The script for this play was conceived in the aftermath of the 2008 global banking crisis, says playwright, Mark Norfolk, "I used to work in Shoreditch, right by the city and I used to see bankers and traders every day. They always interested me, particularly by their apparent lack of social politics. It was as if to be a banker you must put your heart away while you pursued a singular goal of making as much money as possible as fast as possible by any means necessary. When the crash happened, I saw headless chickens strutting their stuff in the most pitiful fashion. However what intrigued me the most was how quickly governments stepped into bail out the banks, private banks, I might add, with taxpayers money. It's ironic that governments say they don't have the money to run services, hospitals and schools yet they quickly find it when it comes to propping up a largely unregulated banking system operated by the few."
Post the banking crisis, there followed an election and a new Conservative government after some 14 years of Labour rule. The new administration set about implementing an austerity agenda which would have an immediate effect on the lower orders of society, tripling student fees, slashing welfare benefits, decimating prison budgets and rehabilitation schemes, slashing arts budgets and a reduction in youth empowerment. It was little wonder when just over a year of this draconian measures that the youth took to the streets. The spark was the police slaying of an unarmed man in Tottenham. Riots spread countrywide and it is undeniable that the vast majority of the rioters were under 25. UK Unrest
The BanksThen almost a year later, news broke of a British rogue trader who nearly bankrupted UBS bank, one of the largest banks in the world. I watched the story unfold, mesmerised by the scale of the debt and the meek, humble nature of the accused man, Kweku Adoboli. Despite the crazy and inaccurate press headlines, Adoboli led quite an austere existence considering his high earnings. He clearly wasn't in the business of stealing money for himself. So I began to research the story, the man and the system that could allow such an event to unfold at a time when the country was suffering from austerity.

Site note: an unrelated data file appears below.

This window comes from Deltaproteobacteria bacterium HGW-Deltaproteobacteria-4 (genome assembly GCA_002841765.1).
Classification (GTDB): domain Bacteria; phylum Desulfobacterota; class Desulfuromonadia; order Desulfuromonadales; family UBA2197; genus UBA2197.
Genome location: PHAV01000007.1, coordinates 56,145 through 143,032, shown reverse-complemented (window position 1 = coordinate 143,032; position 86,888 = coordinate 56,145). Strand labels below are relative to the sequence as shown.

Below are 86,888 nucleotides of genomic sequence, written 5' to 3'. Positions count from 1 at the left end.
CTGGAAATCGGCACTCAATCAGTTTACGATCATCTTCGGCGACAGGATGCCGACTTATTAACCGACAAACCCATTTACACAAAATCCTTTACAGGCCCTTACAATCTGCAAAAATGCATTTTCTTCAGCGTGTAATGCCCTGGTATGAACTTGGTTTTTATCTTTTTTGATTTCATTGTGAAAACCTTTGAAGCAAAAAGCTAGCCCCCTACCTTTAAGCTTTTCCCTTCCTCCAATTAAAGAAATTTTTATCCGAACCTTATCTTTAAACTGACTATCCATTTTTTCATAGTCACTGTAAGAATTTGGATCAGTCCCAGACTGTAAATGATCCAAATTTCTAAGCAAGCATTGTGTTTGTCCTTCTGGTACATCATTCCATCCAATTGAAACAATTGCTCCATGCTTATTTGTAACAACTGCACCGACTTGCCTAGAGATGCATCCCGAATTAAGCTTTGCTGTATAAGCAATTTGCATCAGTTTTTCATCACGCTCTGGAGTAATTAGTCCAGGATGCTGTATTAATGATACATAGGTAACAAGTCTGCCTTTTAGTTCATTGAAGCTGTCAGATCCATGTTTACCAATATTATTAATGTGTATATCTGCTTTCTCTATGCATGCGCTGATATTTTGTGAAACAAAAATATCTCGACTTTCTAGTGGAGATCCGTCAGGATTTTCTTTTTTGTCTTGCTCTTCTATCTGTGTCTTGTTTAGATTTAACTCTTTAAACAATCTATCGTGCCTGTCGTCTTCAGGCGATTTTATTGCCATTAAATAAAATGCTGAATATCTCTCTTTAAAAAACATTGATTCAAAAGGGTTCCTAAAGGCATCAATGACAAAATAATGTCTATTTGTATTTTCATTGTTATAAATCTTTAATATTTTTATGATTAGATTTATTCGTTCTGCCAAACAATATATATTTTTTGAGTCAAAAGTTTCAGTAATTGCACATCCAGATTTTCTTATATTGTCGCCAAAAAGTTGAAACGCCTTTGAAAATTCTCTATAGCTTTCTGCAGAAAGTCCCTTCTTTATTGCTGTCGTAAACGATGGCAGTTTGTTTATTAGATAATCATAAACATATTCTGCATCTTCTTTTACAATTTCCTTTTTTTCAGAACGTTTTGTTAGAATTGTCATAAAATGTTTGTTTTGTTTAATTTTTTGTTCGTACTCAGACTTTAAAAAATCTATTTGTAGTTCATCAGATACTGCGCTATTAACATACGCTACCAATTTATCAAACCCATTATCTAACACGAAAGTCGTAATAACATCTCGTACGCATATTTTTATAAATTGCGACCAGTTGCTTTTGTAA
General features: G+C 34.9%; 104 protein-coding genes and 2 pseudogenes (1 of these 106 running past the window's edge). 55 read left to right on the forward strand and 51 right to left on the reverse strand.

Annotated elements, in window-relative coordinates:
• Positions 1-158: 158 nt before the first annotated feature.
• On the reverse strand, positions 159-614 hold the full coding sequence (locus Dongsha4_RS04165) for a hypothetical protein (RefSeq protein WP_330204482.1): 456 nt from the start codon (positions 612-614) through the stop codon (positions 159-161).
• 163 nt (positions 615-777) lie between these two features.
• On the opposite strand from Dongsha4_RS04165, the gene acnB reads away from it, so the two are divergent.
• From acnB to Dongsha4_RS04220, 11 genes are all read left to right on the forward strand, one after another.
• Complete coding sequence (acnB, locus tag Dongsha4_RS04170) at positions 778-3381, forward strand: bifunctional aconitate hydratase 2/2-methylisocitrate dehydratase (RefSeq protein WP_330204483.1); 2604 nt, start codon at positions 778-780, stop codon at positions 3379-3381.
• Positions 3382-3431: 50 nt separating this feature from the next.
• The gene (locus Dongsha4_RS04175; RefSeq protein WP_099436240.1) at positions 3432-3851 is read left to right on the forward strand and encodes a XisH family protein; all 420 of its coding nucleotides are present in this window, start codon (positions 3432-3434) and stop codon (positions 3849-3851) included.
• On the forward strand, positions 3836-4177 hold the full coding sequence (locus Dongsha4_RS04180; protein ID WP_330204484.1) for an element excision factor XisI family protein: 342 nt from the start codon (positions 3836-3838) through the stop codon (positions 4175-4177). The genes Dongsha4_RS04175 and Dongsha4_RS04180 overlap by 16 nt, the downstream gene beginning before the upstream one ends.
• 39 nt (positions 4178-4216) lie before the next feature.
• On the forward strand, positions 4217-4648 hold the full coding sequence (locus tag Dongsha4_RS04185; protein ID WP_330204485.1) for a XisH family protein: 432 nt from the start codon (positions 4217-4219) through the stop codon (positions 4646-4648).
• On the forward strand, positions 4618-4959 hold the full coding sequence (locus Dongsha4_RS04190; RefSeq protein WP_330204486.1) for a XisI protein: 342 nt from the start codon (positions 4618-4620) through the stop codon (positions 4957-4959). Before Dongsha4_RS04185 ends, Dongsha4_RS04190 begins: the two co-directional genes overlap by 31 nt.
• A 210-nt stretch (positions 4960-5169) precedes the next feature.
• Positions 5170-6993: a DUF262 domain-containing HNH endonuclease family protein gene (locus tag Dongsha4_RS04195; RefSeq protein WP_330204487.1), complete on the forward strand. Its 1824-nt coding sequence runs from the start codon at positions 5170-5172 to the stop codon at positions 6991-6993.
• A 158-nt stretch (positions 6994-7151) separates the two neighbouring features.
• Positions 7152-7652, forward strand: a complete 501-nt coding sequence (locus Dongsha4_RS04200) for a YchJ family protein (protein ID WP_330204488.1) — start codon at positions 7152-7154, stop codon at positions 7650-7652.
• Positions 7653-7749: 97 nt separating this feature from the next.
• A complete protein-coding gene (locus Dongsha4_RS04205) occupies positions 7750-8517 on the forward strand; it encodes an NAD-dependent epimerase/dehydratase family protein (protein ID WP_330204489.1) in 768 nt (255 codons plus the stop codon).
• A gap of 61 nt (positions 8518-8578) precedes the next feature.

Dare To Do
In 2011, whilst working with director, Jeffery Kissoon on my play, Where The Flowers Grow at the Warehouse Theatre we began a discussion about theatre exploring the criminal justice system. I decided to write a one man show. Within a few months I had a first draft. The idea was to use the well-worn idea of successful black man being thrown in jail and spin it on its head. Rather than successful black man thrown in jail, losing everything, it became successful black man thrown in jail gaining everything, becoming even more successful upon leaving prison. I was fascinated by the collision of these two different worlds, seemingly unconnected, yet who cannot exist without each other. In fact it isclear the banking fraternity actually relies on the ignorance and financial support of the public... during the crisis I can count on the fingers of one hand the number of bankers who were prosecuted for fraudulent or negligent activty. And yet humongous amounts of public money was used to bail out the system. But the bankers still collected their bonus'.
For tickets and more info contact The Space